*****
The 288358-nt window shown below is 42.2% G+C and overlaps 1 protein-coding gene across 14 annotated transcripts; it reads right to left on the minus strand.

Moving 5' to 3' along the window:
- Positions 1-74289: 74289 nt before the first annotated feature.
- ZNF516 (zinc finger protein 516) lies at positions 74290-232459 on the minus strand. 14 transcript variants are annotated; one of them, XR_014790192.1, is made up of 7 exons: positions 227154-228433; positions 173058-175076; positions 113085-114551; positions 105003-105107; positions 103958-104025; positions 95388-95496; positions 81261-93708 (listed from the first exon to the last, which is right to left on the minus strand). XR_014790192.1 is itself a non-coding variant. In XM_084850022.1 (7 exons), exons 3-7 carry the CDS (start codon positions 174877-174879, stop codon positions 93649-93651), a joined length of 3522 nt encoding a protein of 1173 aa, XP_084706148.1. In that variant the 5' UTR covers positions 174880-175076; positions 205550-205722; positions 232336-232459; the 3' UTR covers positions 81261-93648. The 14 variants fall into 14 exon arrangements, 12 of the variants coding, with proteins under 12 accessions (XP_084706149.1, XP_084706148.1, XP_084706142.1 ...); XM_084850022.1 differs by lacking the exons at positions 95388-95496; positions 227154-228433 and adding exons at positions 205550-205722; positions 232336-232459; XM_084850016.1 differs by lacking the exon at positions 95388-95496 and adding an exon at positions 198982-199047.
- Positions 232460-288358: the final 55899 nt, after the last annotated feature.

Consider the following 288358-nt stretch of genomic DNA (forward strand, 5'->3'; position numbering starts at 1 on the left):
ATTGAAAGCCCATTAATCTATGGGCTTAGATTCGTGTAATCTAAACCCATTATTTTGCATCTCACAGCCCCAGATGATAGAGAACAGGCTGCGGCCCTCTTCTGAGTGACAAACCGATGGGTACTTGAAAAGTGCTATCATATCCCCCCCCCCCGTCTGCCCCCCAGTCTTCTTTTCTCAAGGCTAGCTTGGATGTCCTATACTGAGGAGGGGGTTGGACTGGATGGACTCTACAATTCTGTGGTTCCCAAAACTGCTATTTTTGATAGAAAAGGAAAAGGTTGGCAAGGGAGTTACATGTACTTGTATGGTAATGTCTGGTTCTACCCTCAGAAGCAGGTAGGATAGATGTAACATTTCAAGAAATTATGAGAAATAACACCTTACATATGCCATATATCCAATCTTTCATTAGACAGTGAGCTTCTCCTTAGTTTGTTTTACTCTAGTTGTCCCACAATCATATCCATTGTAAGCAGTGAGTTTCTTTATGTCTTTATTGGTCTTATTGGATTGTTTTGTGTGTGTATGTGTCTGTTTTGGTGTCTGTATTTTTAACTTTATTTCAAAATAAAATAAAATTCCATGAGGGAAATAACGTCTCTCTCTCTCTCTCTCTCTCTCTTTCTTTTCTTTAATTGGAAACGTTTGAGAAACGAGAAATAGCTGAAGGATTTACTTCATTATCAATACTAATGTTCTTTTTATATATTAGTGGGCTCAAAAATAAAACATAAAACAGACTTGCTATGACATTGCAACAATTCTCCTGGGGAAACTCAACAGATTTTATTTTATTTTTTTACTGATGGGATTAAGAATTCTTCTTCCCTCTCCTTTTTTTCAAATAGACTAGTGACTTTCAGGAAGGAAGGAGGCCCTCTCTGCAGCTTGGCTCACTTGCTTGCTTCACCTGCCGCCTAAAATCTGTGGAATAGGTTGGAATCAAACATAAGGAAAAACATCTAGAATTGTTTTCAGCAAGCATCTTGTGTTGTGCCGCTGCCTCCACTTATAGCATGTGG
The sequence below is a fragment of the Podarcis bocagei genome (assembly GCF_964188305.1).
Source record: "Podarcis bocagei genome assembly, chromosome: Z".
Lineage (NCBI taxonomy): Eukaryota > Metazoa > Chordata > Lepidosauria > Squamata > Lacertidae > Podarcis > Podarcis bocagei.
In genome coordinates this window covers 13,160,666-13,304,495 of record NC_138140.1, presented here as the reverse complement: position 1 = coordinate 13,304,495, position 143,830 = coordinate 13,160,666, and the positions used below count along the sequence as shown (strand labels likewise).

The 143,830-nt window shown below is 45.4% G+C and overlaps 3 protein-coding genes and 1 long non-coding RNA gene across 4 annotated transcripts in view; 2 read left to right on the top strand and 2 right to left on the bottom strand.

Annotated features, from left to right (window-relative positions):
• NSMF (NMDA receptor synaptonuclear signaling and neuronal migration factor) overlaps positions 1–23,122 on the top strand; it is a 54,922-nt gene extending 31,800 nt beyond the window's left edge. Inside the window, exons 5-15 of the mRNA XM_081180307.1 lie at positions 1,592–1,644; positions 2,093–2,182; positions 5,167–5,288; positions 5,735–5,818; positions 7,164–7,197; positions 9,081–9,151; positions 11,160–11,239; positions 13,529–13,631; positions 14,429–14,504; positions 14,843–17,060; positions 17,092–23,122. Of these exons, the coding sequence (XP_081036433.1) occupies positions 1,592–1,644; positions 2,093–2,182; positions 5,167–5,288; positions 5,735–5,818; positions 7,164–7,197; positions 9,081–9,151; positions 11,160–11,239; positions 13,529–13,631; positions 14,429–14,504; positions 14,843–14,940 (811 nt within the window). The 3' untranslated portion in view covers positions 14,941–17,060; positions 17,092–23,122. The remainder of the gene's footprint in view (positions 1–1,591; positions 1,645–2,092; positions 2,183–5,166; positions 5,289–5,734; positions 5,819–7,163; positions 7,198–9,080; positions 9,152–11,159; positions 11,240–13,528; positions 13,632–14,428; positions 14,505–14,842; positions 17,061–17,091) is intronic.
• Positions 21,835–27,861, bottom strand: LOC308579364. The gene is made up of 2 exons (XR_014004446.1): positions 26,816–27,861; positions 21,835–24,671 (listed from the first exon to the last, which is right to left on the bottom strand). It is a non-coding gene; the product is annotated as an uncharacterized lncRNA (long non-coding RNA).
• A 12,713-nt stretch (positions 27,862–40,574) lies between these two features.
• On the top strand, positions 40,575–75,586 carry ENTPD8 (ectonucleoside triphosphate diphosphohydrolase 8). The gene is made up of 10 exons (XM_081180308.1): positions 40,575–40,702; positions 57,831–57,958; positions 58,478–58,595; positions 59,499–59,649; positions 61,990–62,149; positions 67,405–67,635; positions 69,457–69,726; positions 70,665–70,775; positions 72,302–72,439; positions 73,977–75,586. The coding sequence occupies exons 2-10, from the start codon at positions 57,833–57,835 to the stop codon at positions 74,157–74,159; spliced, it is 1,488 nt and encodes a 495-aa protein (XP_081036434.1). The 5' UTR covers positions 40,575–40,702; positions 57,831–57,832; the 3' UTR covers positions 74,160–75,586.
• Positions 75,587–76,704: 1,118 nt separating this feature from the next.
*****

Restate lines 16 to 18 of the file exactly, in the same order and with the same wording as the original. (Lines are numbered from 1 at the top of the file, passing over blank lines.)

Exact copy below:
• A 12,713-nt stretch (positions 27,862–40,574) lies between these two features.
• On the top strand, positions 40,575–75,586 carry ENTPD8 (ectonucleoside triphosphate diphosphohydrolase 8). The gene is made up of 10 exons (XM_081180308.1): positions 40,575–40,702; positions 57,831–57,958; positions 58,478–58,595; positions 59,499–59,649; positions 61,990–62,149; positions 67,405–67,635; positions 69,457–69,726; positions 70,665–70,775; positions 72,302–72,439; positions 73,977–75,586. The coding sequence occupies exons 2-10, from the start codon at positions 57,833–57,835 to the stop codon at positions 74,157–74,159; spliced, it is 1,488 nt and encodes a 495-aa protein (XP_081036434.1). The 5' UTR covers positions 40,575–40,702; positions 57,831–57,832; the 3' UTR covers positions 74,160–75,586.
• Positions 75,587–76,704: 1,118 nt separating this feature from the next.